Denying the use of the bridges to the Germans was important in shaping the ensuing campaign. As Hitler began bringing armoured divisions from the Pas de Calais to Normandy, he found it impossible to launch a single, well-coordinated blow. There were two major reasons. First, Allied air harassment and the activities of the French Resistance slowed the movement to the battlefield. Second, the only area available to the Germans to form up for such a blow was the area between the Dives and the Ornc. The natural line of attack would have been over Pegasus Bridge, down to Ouistreham, then straight west along the beaches. But because the 6th Airborne controlled Pegasus Bridge, such divisions as the 2nd Panzer, the 1st SS Panzer, and the famous Panzer Lehr, had been forced to go around bombed-out Caen, then enter the battle to the west of that city. As a consequence, they went into battle piecemeal and against the front, not the flank, of the main British forces. In the seven-week battle that followed, the Germans attacked again and again, using up the cream and much of the bulk of their armoured units in the process.
At a minimum, then, failure at Pegasus Bridge would have made D-Day much more costly to the Allies, and especially to the 6th Airborne Division. At a maximum, failure at Pegasus Bridge might have meant failure for the invasion as a whole.
There was one other matter of significance about Pegasus Bridge that needs to be mentioned. Dwight Eisenhower used to say that no totalitarian dictatorship could ever match the fighting fury of an aroused democracy. That was certainly true in this case. The Germans provided their men with better weapons than the British had available; they also put more men into the battle. But with the exception of a handful of fanatic Nazis, none of those wearing German uniforms in and around Pegasus Bridge (no matter what country they came from) wanted to be there. In the case of D Company and the 5th Para Brigade, every man who was there was a volunteer who wanted desperately to be there. In addition, the Germans were badly hampered by the mistrust that prevailed among their high command. Jealousy and suspicion are common in all high commands in war, of course, but nowhere else did they go so far as in Nazi Germany. The direct consequence for Pegasus Bridge was the holding back of 21st Panzer until after Hitler had woken, a disastrous delay.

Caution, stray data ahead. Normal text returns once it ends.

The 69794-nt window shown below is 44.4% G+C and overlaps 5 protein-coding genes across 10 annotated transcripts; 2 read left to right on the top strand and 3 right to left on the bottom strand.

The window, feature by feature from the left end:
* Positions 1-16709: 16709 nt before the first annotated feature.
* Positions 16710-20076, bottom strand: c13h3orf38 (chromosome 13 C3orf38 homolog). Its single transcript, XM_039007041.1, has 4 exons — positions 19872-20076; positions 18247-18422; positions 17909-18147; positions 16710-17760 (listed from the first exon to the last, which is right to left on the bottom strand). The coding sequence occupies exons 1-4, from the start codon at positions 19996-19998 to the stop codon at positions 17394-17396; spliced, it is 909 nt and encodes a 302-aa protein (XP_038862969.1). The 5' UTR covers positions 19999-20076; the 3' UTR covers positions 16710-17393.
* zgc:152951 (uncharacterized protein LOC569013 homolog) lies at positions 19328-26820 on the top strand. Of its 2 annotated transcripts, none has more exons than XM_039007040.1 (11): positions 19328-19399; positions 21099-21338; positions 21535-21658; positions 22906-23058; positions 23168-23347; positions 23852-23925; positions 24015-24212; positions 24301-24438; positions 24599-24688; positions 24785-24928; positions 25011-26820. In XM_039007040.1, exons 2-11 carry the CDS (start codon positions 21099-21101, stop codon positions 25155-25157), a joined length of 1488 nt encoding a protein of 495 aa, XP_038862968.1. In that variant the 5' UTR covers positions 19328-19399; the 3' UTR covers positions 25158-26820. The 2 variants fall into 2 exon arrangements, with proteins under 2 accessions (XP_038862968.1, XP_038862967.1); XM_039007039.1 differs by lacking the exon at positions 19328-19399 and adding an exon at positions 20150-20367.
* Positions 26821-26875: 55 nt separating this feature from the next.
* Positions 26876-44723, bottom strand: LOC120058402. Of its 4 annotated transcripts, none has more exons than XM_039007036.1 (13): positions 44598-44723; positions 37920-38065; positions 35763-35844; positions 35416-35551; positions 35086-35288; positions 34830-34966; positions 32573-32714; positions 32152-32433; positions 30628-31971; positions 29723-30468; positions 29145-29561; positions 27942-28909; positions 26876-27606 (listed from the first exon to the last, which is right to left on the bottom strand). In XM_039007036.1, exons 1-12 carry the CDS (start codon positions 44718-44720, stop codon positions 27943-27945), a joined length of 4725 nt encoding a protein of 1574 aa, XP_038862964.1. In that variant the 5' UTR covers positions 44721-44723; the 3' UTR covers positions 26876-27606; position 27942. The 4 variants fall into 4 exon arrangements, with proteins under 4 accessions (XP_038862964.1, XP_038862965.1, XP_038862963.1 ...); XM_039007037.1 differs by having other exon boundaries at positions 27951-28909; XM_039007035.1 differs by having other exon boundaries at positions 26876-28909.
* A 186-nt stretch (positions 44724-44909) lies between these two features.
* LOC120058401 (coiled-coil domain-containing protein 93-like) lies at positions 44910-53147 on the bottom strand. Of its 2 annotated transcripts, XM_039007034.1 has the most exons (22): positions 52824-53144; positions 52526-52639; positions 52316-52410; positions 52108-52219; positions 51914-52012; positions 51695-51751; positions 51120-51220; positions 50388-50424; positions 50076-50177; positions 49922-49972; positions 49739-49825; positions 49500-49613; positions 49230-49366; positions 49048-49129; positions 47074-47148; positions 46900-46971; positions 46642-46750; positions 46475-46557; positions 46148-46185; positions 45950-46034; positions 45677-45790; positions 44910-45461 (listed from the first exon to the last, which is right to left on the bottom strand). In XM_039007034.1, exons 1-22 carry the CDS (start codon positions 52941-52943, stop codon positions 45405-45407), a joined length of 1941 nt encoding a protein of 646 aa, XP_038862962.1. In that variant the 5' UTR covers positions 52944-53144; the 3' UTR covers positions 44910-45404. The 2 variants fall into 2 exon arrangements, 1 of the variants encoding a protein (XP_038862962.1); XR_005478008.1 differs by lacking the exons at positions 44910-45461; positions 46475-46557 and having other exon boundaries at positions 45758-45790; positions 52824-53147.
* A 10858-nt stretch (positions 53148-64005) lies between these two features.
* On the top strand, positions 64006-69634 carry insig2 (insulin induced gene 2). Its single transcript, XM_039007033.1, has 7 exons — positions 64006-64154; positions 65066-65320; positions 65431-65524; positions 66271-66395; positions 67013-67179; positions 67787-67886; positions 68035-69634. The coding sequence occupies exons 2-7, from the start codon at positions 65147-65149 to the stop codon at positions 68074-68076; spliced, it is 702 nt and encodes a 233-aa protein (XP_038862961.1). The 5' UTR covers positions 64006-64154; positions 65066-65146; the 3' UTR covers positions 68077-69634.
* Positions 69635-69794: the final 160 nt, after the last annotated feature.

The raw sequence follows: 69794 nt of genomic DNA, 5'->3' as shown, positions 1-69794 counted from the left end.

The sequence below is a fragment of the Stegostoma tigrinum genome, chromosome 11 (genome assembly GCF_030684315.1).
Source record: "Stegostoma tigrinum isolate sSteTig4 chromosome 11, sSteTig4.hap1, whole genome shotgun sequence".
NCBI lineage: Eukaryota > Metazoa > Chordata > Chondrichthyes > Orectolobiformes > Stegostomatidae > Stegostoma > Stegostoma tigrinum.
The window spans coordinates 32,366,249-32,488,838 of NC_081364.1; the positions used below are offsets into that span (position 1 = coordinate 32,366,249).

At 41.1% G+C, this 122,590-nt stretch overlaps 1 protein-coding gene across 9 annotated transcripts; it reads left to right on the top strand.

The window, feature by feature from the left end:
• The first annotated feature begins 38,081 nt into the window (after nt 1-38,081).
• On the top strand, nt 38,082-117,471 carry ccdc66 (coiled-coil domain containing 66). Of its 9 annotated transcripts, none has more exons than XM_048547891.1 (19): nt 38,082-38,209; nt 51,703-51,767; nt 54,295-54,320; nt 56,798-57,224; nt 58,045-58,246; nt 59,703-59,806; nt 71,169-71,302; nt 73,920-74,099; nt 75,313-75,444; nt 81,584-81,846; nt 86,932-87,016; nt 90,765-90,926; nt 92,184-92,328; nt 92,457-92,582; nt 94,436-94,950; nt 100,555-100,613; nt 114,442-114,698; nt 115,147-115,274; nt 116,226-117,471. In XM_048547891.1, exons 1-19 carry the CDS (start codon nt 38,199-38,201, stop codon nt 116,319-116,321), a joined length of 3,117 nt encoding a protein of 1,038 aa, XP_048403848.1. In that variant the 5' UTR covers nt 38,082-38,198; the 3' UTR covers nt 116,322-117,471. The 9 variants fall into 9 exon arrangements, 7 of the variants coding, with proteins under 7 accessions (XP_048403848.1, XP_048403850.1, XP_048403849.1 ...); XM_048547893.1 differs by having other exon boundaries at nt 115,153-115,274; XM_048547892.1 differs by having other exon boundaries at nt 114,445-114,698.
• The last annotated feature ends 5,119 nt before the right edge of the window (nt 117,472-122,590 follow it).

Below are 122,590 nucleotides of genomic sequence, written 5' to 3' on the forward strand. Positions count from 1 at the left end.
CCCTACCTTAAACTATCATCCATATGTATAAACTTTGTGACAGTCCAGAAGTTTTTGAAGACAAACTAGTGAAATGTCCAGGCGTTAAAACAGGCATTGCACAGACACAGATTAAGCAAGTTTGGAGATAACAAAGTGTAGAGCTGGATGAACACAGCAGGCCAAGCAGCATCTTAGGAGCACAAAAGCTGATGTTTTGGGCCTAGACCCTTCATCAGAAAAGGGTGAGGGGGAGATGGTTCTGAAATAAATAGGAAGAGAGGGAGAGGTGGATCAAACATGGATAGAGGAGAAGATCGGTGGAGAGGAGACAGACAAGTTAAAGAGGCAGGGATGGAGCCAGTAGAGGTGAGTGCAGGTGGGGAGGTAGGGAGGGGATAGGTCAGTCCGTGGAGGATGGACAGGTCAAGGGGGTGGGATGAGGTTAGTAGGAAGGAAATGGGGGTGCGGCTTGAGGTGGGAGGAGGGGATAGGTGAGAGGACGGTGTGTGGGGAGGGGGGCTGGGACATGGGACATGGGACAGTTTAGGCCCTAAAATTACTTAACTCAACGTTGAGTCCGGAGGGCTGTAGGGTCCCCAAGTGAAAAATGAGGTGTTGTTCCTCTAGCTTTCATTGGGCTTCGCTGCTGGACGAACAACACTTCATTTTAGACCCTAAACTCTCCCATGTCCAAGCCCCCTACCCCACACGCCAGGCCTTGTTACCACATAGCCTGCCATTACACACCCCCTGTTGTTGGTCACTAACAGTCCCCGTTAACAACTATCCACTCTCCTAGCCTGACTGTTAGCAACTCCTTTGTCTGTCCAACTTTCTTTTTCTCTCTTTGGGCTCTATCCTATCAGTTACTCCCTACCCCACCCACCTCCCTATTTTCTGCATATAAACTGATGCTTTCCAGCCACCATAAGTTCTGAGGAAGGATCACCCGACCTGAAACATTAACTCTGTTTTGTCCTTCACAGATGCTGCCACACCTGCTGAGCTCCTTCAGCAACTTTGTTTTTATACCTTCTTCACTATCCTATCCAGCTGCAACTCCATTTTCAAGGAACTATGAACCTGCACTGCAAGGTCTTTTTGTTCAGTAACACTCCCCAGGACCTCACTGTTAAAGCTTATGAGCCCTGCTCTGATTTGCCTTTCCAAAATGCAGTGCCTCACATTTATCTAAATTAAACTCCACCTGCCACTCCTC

By contrast, the British high command trusted General Gale and allowed him wide leeway in meeting his objectives. Gale trusted Poett and Kindersley. Poett trusted Pine Coffin; they all trusted John Howard; Howard trusted his subalterns. In every instance, superiors left details of operations to the man on the spot.